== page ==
LACKAWANNA COUNTY -- Governor Tom Wolf declared Pennsylvania's opioid crisis a state emergency.
He made the announcement in Harrisburg on Wednesday.
According to the Centers for Disease Control, the epidemic claimed 4,600 Pennsylvania lives in 2016, and more than 5,000 last year.
"Those who we have lost are not just numbers," Gov. Wolf said. "They're mothers. They're fathers, sons, daughters, family members, neighbors, all of them contributing members of our society. They're people whose parents and grandparents I have sat with and heard how devastating this disease is for all of them. We mourn their losses, and we try to empathize with the pain most of us cannot even begin to imagine. But as we do, we understand we also have to act quickly and decisively to make sure those numbers don't continue to grow."
Under the new legislation, the state plans to establish a command center that would be staffed by various department heads and allow them to better coordinate opioid treatment and prevention.
Wolf also hopes to make Narcan, a drug that reverses an opioid overdose, more available.
Joe Moran is a paramedic for Commonwealth Health EMS, located in Scranton. He sees overdose victims from opioids or heroin on a daily basis.
“A lot of our providers, most of their day is spent dealing with overdoses and overdose deaths,” said Moran. “It's become apparent that it is one of our primary responses this day.”
Moran applauds Governor Wolf taking a harsh stance against this crisis. He says being allowed to leave an additional dose of Narcan with someone who overdosed is lifesaving.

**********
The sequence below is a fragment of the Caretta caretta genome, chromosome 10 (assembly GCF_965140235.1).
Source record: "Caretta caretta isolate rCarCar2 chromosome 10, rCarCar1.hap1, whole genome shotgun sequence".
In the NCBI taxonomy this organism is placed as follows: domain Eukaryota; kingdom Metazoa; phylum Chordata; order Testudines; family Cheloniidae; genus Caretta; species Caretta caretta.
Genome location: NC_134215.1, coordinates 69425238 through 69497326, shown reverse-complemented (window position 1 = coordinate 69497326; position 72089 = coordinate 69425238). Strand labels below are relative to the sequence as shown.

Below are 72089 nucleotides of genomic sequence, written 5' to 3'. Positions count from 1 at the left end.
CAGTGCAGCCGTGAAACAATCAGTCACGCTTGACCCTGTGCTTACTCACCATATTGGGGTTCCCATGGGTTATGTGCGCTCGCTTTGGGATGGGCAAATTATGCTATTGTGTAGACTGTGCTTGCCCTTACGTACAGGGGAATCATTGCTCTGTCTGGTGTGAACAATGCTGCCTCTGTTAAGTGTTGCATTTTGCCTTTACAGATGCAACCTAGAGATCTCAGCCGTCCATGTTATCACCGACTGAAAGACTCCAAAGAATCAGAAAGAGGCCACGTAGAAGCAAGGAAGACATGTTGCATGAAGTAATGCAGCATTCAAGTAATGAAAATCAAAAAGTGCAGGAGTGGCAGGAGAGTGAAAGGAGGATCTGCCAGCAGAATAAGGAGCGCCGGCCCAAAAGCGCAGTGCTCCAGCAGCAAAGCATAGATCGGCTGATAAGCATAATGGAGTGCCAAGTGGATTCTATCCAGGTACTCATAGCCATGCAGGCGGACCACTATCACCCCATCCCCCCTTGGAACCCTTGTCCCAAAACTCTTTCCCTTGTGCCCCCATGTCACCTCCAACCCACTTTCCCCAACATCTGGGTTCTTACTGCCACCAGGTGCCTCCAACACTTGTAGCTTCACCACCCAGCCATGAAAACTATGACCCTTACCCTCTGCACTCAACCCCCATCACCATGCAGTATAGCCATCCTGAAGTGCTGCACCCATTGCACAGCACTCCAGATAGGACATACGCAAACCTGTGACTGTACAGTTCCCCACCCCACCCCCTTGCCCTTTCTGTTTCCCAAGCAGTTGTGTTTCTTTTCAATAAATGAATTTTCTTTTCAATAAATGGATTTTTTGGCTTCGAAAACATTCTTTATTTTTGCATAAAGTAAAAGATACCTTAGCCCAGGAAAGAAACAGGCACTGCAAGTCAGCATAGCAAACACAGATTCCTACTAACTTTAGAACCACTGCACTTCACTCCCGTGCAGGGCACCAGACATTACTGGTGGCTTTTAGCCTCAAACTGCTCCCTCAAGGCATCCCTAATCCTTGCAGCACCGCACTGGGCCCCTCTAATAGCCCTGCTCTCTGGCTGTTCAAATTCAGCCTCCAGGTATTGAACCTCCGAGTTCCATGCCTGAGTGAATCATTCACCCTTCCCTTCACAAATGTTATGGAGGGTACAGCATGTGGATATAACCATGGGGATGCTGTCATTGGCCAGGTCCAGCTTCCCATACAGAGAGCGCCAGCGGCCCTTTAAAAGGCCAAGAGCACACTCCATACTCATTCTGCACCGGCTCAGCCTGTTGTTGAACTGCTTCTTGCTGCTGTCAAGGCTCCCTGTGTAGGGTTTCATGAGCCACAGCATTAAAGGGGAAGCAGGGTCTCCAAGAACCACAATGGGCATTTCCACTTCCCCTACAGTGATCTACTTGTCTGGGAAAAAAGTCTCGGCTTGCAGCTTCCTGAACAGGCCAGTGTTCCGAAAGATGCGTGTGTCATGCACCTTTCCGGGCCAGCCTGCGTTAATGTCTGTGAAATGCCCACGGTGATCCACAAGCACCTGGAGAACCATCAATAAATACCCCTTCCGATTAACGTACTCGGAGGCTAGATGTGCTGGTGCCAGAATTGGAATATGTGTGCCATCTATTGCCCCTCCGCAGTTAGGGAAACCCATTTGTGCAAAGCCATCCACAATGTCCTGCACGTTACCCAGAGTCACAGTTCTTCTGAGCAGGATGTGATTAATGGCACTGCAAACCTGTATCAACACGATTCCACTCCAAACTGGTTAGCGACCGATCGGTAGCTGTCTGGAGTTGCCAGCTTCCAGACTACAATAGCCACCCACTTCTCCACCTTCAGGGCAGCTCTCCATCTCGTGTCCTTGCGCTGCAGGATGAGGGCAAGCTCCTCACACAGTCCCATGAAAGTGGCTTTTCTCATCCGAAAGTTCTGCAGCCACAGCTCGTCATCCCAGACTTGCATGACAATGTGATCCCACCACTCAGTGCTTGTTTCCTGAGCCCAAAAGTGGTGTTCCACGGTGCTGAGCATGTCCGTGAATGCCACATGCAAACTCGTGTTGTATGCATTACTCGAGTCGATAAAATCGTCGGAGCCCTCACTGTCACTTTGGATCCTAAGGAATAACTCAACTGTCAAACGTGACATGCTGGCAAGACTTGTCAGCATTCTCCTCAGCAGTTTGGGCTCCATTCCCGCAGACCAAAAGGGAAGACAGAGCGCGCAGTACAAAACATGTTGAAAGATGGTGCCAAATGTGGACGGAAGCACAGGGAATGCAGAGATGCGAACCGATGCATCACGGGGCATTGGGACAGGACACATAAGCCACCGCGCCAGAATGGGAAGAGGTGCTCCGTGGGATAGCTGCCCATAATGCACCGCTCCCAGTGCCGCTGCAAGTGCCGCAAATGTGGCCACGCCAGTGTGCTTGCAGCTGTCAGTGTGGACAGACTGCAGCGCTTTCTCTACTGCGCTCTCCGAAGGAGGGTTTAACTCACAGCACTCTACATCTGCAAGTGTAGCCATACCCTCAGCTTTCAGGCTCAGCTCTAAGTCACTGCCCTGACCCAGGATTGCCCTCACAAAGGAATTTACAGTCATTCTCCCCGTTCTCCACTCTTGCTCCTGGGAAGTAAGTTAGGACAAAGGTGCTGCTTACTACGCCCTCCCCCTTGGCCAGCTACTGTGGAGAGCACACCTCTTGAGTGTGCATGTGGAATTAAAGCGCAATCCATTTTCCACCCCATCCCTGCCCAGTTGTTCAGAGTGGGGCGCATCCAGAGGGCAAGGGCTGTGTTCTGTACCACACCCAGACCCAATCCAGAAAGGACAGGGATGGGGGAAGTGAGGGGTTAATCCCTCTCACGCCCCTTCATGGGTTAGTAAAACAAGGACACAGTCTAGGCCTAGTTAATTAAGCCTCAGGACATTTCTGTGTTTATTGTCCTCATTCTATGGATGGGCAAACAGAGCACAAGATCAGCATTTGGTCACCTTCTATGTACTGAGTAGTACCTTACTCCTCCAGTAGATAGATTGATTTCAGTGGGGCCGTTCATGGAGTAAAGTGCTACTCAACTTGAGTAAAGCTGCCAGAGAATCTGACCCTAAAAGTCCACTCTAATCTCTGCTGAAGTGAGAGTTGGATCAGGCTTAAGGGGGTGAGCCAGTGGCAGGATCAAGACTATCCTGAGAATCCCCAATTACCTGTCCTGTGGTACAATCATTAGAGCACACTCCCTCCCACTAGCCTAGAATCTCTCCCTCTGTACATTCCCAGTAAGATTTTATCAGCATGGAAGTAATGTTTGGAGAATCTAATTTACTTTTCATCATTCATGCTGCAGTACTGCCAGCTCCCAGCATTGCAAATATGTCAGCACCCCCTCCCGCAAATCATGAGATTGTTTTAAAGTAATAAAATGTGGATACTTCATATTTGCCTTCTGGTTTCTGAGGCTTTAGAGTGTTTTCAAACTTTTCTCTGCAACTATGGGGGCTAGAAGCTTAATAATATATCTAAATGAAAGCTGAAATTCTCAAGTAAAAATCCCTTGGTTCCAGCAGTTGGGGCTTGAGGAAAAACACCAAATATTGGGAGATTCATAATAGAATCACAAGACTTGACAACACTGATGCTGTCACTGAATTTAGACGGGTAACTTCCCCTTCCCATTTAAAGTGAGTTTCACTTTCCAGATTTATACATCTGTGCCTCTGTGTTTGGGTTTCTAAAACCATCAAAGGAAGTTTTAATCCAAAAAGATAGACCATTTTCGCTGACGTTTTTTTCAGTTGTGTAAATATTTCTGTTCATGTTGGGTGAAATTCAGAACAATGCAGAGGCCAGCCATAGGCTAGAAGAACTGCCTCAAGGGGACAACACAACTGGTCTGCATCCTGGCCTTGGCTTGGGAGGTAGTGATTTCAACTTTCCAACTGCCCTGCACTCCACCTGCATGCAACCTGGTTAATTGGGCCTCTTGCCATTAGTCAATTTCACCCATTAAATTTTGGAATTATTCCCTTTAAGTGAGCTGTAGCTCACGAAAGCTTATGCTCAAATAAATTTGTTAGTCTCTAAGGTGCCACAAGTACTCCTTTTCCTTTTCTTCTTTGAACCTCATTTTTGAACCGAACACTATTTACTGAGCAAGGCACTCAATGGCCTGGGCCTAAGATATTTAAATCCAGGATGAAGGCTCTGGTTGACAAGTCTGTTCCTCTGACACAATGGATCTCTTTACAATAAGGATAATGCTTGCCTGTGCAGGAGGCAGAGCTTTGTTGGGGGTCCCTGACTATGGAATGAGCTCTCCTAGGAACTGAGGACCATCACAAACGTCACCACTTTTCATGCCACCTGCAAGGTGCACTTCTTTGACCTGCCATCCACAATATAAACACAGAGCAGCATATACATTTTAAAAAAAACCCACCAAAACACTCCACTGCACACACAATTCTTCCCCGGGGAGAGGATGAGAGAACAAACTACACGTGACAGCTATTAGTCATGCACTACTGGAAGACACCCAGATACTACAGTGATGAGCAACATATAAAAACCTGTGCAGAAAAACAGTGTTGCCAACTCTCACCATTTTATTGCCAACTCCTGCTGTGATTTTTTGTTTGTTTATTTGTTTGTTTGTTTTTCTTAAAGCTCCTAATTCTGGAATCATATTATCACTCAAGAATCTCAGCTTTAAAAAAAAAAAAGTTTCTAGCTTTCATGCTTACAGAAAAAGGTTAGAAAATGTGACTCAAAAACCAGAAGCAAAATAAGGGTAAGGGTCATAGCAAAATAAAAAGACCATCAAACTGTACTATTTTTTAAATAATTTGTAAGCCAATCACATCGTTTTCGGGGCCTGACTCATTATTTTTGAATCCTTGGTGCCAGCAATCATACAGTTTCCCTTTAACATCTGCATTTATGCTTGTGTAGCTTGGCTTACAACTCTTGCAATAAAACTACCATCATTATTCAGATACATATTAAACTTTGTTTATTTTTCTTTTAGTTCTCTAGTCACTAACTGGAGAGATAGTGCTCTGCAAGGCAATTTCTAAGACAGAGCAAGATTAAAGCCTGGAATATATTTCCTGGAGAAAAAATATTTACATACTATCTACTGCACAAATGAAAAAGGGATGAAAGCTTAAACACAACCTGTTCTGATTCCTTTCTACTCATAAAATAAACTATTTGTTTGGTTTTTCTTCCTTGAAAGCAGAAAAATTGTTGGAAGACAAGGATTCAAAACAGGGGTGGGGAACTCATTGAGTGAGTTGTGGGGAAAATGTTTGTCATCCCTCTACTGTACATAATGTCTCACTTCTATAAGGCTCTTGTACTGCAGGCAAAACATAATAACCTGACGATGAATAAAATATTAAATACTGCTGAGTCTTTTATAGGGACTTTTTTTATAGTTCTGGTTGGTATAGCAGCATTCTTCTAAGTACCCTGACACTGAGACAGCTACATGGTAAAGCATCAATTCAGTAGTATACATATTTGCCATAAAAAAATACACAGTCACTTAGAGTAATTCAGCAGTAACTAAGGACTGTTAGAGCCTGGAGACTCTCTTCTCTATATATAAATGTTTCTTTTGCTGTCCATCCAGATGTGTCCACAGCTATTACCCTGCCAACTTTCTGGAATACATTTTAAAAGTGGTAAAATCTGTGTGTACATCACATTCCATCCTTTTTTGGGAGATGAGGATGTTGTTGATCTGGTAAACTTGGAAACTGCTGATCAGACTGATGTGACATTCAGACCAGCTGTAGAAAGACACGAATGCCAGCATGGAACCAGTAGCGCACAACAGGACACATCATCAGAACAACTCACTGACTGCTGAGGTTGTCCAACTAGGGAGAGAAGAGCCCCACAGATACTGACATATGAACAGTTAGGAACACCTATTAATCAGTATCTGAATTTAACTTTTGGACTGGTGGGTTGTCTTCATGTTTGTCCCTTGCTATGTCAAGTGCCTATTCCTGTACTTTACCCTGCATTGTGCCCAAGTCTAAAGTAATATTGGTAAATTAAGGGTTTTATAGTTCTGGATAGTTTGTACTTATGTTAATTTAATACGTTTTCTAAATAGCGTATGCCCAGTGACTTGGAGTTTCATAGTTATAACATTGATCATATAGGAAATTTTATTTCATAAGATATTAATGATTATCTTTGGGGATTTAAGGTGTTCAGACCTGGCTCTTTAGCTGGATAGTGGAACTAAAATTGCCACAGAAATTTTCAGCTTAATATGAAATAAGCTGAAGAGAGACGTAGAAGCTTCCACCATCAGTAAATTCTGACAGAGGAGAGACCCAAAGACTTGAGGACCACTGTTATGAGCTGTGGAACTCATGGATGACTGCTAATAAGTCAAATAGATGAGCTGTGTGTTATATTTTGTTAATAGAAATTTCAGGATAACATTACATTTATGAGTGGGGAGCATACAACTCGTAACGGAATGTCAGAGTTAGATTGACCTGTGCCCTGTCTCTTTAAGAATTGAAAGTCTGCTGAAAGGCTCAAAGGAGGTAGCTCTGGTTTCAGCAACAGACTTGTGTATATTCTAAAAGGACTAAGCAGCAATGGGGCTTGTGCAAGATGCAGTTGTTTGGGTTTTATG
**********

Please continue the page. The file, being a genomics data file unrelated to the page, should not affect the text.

“After we leave the scene, if the patient doesn't go for a reason, or if they come home after going to the hospital, to have an extra dose there for the family members to be able to treat them, could save a life.”
“So if someone was suffering an emergency, you would just take this device, put it up to their nostril, spray it in, so it's really very simple,” said Tom DePietro, the owner of DePietro's Pharmacy in Dunmore, as he demonstrated how to give someone a dose of Narcan.
DePietro says when customers have opioid prescriptions, he tells them he has Narcan in stock. He also warns them how dangerous opioids can be.
“Most of the customers wanted to be educated on it, and it is an epidemic, and accidents happen every day,” said DePietro.
Marty Henehan lost his daughter, Sammi, to a heroin-fentanyl overdose in April 2016.
He commends what the governor is doing.
“For him to take such an aggressive stand against it and to have that collaborative coalition almost in Harrisburg now to formulate a plan and to attack that plan, I'm really excited to see where it goes from here,” said Henehan.
The Pennsylvania Medical Society also thanked the governor and it promised to continue to work with those in Harrisburg in fighting the epidemic.
The governor says legally the state of emergency can only last 90 days, but he's prepared to extend it if need be.